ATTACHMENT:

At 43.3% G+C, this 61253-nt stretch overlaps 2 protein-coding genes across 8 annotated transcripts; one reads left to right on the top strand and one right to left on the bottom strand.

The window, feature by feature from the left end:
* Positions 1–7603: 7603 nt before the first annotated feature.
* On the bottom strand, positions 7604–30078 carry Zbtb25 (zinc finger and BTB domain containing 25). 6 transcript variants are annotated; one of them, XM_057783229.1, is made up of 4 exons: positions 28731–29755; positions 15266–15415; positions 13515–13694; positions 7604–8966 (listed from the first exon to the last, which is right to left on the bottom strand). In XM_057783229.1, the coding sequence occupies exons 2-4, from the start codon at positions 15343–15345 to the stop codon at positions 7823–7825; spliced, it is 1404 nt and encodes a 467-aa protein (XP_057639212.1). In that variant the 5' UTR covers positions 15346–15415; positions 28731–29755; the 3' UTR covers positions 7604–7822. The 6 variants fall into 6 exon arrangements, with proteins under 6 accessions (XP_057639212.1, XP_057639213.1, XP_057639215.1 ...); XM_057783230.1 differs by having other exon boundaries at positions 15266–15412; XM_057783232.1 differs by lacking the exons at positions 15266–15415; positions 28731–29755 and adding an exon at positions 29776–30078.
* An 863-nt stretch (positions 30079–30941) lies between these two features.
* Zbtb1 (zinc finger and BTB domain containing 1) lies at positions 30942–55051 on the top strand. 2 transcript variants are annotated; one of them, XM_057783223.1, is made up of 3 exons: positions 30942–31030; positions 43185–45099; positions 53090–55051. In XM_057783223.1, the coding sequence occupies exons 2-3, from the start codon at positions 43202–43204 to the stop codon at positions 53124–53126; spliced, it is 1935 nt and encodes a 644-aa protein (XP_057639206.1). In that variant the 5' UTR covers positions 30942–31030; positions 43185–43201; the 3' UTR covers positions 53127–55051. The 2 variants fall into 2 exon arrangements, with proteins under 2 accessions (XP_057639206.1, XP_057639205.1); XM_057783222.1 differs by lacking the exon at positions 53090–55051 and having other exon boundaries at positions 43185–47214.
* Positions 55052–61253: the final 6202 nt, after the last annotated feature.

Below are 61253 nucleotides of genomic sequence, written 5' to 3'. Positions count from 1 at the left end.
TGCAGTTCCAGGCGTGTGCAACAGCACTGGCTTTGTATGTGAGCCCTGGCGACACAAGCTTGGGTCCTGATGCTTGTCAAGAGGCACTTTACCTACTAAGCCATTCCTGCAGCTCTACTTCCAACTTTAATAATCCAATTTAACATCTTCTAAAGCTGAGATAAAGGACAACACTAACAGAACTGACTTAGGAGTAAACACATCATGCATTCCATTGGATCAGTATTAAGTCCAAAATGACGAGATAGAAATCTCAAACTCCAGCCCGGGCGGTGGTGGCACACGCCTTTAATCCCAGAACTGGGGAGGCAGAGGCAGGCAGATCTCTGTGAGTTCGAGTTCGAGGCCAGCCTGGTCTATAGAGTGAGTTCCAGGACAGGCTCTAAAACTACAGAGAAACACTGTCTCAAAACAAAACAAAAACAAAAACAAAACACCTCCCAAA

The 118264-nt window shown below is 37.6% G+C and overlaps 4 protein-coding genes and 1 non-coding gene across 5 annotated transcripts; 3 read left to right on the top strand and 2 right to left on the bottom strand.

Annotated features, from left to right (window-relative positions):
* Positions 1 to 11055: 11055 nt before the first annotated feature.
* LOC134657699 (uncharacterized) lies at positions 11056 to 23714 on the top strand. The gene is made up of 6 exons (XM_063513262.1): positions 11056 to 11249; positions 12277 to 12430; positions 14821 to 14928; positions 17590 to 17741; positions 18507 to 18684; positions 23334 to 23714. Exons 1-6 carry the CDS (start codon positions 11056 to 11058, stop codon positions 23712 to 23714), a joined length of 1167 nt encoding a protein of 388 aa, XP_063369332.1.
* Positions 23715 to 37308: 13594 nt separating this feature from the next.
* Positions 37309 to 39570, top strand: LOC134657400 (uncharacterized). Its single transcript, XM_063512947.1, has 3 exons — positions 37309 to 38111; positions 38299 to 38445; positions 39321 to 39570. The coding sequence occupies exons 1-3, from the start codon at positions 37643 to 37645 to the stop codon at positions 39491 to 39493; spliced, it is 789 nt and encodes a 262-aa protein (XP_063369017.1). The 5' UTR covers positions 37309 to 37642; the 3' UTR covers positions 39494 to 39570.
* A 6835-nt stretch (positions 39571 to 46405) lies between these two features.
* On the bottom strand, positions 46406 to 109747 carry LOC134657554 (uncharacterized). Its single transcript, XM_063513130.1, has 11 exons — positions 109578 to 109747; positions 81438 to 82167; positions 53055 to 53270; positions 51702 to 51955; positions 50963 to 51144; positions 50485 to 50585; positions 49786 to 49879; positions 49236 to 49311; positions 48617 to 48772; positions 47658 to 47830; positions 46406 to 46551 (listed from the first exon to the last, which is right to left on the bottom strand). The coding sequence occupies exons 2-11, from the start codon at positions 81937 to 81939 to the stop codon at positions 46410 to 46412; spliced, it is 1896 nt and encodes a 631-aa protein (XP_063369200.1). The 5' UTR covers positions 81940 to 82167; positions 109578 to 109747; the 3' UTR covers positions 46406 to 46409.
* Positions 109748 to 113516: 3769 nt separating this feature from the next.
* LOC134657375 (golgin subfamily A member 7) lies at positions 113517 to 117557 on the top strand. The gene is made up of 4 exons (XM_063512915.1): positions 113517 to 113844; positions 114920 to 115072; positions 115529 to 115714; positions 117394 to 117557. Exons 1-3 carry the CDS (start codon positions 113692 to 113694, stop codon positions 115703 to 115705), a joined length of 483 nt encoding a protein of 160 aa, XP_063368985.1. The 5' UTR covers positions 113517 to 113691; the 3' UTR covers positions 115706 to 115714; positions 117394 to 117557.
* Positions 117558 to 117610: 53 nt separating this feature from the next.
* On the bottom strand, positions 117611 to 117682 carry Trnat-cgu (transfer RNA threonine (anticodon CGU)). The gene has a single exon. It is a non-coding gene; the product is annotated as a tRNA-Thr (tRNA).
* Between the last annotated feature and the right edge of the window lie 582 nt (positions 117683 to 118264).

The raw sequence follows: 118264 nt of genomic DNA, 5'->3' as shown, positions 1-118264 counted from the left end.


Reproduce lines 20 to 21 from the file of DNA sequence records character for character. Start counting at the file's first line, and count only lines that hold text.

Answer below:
* Positions 117558 to 117610: 53 nt separating this feature from the next.
* On the bottom strand, positions 117611 to 117682 carry Trnat-cgu (transfer RNA threonine (anticodon CGU)). The gene has a single exon. It is a non-coding gene; the product is annotated as a tRNA-Thr (tRNA).